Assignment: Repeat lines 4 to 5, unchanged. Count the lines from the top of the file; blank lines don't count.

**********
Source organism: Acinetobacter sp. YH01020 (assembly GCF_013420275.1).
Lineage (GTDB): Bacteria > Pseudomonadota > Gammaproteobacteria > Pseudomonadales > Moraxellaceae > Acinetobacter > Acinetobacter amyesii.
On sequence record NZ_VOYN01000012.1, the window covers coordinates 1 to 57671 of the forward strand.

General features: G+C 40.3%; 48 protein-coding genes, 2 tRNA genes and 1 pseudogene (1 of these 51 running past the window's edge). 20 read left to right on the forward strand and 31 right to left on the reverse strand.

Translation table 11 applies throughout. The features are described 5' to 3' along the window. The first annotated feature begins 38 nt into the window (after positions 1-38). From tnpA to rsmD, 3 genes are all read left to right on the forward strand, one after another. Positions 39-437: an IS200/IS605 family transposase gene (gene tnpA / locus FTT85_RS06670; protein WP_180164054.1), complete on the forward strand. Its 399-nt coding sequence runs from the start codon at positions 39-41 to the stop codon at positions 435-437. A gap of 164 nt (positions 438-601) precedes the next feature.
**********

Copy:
General features: G+C 40.3%; 48 protein-coding genes, 2 tRNA genes and 1 pseudogene (1 of these 51 running past the window's edge). 20 read left to right on the forward strand and 31 right to left on the reverse strand.

Translation table 11 applies throughout. The features are described 5' to 3' along the window. The first annotated feature begins 38 nt into the window (after positions 1-38). From tnpA to rsmD, 3 genes are all read left to right on the forward strand, one after another. Positions 39-437: an IS200/IS605 family transposase gene (gene tnpA / locus FTT85_RS06670; protein WP_180164054.1), complete on the forward strand. Its 399-nt coding sequence runs from the start codon at positions 39-41 to the stop codon at positions 435-437. A gap of 164 nt (positions 438-601) precedes the next feature.